Friday, January 30, 2015

Charged with B2B Marketing? How to tie that into the Big Game this Sunday!

B2B Brands and the Super Bowl: How B2B Marketers Can Capitalize on Consumer Events

by Sandra Fathi |

Often, the Super Bowl seems as if it's more of a season than a one-day event. It dominates consumer conversations for weeks and weeks before Super Bowl Sunday arrives. From the food to the entertainment to the ads and the big game itself, the public is more focused on the Super Bowl than on most national holidays.

Communications professionals typically see the game as a time for business-to-consumer (B2C) marketers to capitalize on the benefits of all that conversation. But the truth is that business-to-business (B2B) companies can, and should, also take advantage of major consumer events.

Conversations from the newsroom to the living room and even the conference room are all about the Super Bowl. It's natural for companies to want to engage in that conversation—and they can, and they should.

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Wednesday, January 21, 2015

You know you need to market your business, but how much should you budget for marketing to get the most for your investment?

Tips on Developing a Marketing Budget
By Rodger Roeser, CEO, The Eisen Agency

Creating a marketing budget can be one of the most daunting and insecure moments in the life of a business owner. How do I know what to spend? How do I know where to spend it, or what to spend it on? What if it doesn’t work? For the majority of business owners in the small business base, this is an area of expertise that you almost always should consult a strategic marketing firm or counselor if you feel uncomfortable doing the planning phase. A good marketing consultant will surely save you time and dollars, and direct you toward strategies and programs more likely to succeed – as a good, experienced counselor should know what will and what won’t work.

You can expect to pay between $5,000 and $15,000 for this type and this level of work, but it’s a smart and advised investment if marketing isn’t necessarily a core competency. And remember, there are two “worst and worster” things you can do with your marketing dollars – don’t market at all or just wing it. My absolute best advice is hire a professional agency, but if you insist on doing it yourself, here’s some tips to make sure you’re getting the most for your hard earned dollars. Think strategically before you think tactically.

1. Take Inventory
Gather all the materials you’ve used and have been using over the course of the year or so. Ads you’ve purchased, press announcements you’ve made, social media, trade shows, events – anything that you have spent dollars on in the marketing of your business. Take a look at what each cost and how you feel each performed in doing what you wanted it to do, and remember, putting out a press release isn’t designed to triple your business so be honest with yourself based on the tactic you chose, i.e.: develop leads, share some good news, gain exposure and the like, and attach a value between 1 (stunk) and 5 (worked perfectly) to each one. Were the items professional developed and designed? We’re they clearly written, with clear calls to action, and so forth. Once you have all your “stuff” decide what needs improved – for example, more frequency of this, better designed that, and so on. Now you know what “stuff” you need.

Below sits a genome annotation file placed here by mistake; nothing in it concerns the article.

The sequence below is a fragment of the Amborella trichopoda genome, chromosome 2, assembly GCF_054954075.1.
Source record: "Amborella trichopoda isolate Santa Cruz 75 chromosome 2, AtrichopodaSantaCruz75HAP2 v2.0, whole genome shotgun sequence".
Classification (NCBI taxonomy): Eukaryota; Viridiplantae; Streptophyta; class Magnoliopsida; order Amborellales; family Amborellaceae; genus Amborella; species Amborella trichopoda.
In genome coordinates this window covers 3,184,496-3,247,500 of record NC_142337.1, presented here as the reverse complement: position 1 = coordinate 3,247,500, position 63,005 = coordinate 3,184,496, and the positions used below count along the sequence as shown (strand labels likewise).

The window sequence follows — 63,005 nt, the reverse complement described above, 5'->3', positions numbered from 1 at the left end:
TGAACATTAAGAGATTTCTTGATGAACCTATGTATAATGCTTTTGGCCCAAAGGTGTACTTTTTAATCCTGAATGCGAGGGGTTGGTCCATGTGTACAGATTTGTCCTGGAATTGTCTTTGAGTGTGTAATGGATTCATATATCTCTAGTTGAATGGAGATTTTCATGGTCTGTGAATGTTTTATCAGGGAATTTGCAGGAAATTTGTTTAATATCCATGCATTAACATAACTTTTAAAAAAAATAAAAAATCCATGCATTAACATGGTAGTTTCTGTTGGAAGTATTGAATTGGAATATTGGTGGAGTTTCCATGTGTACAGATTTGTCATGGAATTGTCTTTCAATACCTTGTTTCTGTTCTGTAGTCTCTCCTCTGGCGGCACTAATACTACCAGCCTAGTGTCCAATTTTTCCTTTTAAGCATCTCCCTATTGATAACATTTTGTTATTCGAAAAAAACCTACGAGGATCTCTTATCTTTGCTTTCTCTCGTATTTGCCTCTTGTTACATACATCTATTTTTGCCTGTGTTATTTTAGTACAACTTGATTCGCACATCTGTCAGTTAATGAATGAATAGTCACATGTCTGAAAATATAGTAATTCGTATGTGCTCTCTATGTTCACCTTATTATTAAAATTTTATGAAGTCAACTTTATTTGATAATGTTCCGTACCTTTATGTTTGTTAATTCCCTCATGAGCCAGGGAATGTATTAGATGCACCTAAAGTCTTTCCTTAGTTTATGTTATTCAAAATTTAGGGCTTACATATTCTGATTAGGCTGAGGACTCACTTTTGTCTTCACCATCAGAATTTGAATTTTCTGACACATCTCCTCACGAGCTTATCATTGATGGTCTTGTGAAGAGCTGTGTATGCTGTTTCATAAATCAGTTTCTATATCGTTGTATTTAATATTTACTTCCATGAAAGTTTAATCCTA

2. Competition is Key
Take a good look at your direct and indirect competition. What is in the way of your business adding that customer or why won’t they try you out. What is your competition doing that you’re not. What is their traffic on Facebook or LinkedIn? Do you see them mentioned in the newspaper often? Are there ads more frequent than yours or better developed? Do they do something creative that helps them build their business, such as earning local awards or hosting events? As you understand your competition, you can then look at ways to stand apart from them and invest your marketing dollars in areas where they may not – the riches are in the niches – so don’t be afraid to cater to a specific group. Don’t copy your competition, understand them and communicate why you’re better and share those benefits.
3. The Target Audience
Speaking of which, who you share that message to – your target publics – is obviously critical. And this target varies wildly depending on location, business type and literally dozens (or more) other variables. So, take a good look at your existing customers or clients and those you would like to add. Be brutally specific in creating a profile for your target public because that allows you to stretch your marketing dollars because you’re pinpointing exactly to which public you wish to relate – and your dollars can be invested in this group. Make the profile as specific and detailed as you can, for example: women between the ages of 18 – 24, income of $100,000, within a 10 mile radius of our restaurant who own their home and are single. This allows you to market in the right places and with the right type of message that would resonate to this type of individual – obviously, each business type will have to determine its own profile.

4. Be Smart
Remember, if you decide to go it alone without agency support, you’ll need to work with the various advertising representatives of each type of media and medium you are considering. So, when working with these ad reps, be mindful that they have a quota of sales to make and they are selling their specific outlet and medium with that outlet and medium in mind – they are not objective counselors – they are salespeople. There’s nothing wrong with that, and they’re certainly not bad people, but they are there to sell you their product, not what will necessarily be the smart marketing investment. Also, keep in mind the price of things varies wildly, so have some idea of what “things cost” before contacting them. Much information on the costs of basic tactical marketing purchases are available online.

5. Rule of Thumb
In many cases, you can determine your annual marketing budget with a relatively simple formula. Take your annual gross revenue and multiple that by a low of two percent and a high of 10 percent. This is most likely the range for your business – although my firm would be able to give you an exact percentage. Based on this range, one being the least you should invest and the other being the most, you now can start to look at your inventory of what you need (new collateral, a refreshed website, better ads, more media relations) and call that your foundational expense. As you look at proactive spend, it’s smart to focus on single areas and single mediums at a time, so look where your competition isn’t and consider going there – and don’t just rely on old print ads. Radio, online, sponsorships and events can be excellent tactical investments.

6. Moving forward